While ostensibly empty, the desert here is never devoid of life. Tough, spiky, drought resistant life. Cacti run the show, cacti of every possible shape and size. And within this parched region, there are a great variety of landscapes.
Undulating plains of dust, plateaus dominated by single agave species, and mountainous slopes punctuated with the bizarre, Dr Suess type cirio trees, creating a truly alien impression.
As perfect as this looks, it was one of those trips where you just go “If only it was three foot bigger…” Having said that how pretty and non-threatening it is – a wave you can just mind surf for hours. A wave that you can share with friends, for hours upon hours on end.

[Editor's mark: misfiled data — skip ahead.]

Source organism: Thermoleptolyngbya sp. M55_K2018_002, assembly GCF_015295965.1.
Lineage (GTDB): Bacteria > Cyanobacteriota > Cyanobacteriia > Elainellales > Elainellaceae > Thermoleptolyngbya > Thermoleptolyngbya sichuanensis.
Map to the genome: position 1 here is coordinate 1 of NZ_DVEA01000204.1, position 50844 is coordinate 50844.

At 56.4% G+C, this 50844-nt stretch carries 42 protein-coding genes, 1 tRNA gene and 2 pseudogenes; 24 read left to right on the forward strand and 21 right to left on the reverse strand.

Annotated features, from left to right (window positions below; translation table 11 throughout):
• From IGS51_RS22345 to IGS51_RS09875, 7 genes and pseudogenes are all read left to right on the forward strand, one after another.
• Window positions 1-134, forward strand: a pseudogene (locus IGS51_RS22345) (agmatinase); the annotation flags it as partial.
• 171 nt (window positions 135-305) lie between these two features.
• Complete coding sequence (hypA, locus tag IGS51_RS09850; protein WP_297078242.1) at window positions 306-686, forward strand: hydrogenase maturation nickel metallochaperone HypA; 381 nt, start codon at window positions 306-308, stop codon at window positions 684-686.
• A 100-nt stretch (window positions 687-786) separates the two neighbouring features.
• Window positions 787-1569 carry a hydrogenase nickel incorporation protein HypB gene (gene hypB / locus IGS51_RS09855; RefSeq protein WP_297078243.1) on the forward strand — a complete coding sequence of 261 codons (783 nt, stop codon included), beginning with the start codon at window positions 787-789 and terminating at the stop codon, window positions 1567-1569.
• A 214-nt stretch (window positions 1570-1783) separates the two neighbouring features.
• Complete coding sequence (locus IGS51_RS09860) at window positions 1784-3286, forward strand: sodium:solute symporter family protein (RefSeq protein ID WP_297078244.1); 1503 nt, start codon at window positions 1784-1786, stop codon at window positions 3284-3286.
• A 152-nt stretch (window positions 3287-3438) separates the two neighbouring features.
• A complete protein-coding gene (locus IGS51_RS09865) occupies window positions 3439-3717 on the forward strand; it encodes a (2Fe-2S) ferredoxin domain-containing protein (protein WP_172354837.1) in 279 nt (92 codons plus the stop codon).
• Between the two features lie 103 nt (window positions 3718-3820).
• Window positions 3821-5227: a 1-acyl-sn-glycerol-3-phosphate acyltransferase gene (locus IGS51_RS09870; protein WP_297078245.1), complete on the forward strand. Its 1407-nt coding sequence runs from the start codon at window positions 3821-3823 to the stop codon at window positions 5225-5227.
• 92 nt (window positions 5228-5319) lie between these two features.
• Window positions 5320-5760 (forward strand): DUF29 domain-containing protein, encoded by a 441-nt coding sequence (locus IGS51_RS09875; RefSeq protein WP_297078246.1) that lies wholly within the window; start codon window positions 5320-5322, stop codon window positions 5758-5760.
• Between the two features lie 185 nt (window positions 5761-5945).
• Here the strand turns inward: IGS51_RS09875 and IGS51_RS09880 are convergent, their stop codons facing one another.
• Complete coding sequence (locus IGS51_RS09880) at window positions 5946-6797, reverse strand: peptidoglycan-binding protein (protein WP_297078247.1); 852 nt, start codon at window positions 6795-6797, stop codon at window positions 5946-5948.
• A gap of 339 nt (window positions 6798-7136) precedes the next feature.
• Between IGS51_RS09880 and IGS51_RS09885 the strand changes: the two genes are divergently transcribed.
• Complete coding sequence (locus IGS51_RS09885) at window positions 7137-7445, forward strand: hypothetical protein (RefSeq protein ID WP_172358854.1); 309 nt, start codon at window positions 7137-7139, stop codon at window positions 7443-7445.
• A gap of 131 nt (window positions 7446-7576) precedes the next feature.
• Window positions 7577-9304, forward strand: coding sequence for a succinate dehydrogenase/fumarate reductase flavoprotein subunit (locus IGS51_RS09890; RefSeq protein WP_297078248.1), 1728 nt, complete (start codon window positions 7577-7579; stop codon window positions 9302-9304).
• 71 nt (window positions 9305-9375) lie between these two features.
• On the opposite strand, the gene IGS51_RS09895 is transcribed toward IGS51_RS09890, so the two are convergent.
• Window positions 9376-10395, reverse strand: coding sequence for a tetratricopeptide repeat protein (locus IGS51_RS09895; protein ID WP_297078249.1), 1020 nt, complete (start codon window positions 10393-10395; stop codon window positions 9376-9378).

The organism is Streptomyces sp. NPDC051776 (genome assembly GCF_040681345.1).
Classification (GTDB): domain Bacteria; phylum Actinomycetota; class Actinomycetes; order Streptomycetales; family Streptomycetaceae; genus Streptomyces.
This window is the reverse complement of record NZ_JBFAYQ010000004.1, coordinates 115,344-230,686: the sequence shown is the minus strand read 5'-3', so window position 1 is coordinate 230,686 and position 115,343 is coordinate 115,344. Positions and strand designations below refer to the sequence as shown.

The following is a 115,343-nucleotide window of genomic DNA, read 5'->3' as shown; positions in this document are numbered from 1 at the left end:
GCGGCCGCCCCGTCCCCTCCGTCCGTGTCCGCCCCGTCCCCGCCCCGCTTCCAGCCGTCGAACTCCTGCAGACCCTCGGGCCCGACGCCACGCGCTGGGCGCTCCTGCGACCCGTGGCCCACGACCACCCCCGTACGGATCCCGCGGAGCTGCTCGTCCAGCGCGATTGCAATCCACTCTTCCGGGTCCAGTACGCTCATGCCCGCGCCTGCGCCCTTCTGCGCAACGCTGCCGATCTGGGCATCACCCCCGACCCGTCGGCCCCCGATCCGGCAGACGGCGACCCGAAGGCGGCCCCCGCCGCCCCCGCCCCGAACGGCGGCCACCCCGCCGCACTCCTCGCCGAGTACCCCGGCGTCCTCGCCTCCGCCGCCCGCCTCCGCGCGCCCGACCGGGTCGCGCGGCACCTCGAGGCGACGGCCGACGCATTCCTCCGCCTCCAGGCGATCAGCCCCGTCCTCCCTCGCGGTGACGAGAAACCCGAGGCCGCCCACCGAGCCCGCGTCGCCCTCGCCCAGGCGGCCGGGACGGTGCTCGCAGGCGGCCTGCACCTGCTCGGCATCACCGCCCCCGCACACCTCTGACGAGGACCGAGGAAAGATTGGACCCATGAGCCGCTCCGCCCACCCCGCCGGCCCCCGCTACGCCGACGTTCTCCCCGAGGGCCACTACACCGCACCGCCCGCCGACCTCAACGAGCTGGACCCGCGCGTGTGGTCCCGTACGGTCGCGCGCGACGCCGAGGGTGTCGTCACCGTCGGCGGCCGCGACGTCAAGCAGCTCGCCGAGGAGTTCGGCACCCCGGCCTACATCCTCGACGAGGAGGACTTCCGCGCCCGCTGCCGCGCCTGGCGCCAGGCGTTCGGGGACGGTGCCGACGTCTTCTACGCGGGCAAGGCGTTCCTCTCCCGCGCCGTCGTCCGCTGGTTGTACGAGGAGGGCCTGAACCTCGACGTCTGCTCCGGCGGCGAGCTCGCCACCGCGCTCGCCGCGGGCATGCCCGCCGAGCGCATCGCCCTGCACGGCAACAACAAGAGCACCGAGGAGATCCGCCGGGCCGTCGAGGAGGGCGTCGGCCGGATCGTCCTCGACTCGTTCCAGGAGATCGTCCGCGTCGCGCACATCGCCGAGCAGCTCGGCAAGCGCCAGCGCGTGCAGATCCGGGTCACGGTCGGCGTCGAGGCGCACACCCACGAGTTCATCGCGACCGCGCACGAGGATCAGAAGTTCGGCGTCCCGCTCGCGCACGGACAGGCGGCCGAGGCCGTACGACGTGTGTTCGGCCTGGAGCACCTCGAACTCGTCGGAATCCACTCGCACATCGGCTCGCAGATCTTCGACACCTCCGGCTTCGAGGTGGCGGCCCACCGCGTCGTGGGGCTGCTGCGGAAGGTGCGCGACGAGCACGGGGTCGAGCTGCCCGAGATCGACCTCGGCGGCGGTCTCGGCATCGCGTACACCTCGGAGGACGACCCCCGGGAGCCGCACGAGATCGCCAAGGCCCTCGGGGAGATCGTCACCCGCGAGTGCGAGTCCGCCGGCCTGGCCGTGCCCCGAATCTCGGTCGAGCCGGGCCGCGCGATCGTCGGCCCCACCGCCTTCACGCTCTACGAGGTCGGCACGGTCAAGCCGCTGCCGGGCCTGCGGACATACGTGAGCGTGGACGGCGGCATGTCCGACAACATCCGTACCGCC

Some of the campfire story telling was pretty hectic. Eight males in the wilderness will always get ribald and raucous, and unfortunately the best stories must remain untold, or at least anonymous. One, featuring a threesome and a dancing, in-situ tapeworm who was apparently intoxicated by a psychotropic alkaloid and acting in a very un-tapeworm like way, will probably not make it to print. It did however cause some of us to almost choke on our beers through sheer hilarity and laughter induced semi-asphyxia…
Dillon Perillo, so often the star of our last year of trips finds pleasure where others find pain. “Every day you had to use this little poo poo bag with all its essentials that you had to use to go do your deal. Eventually, I was kind of looking forward to it. It was pretty funny and it gave me something to focus on!”
For a guy who doesn’t surf many contests (even though he can do well in them) Luke Hynd sure knows the WSL criteria of speed, power and flow in the most critical part of the wave…
The waft to nose pick.
Photo’s courtesy of Rip Curl, for more click here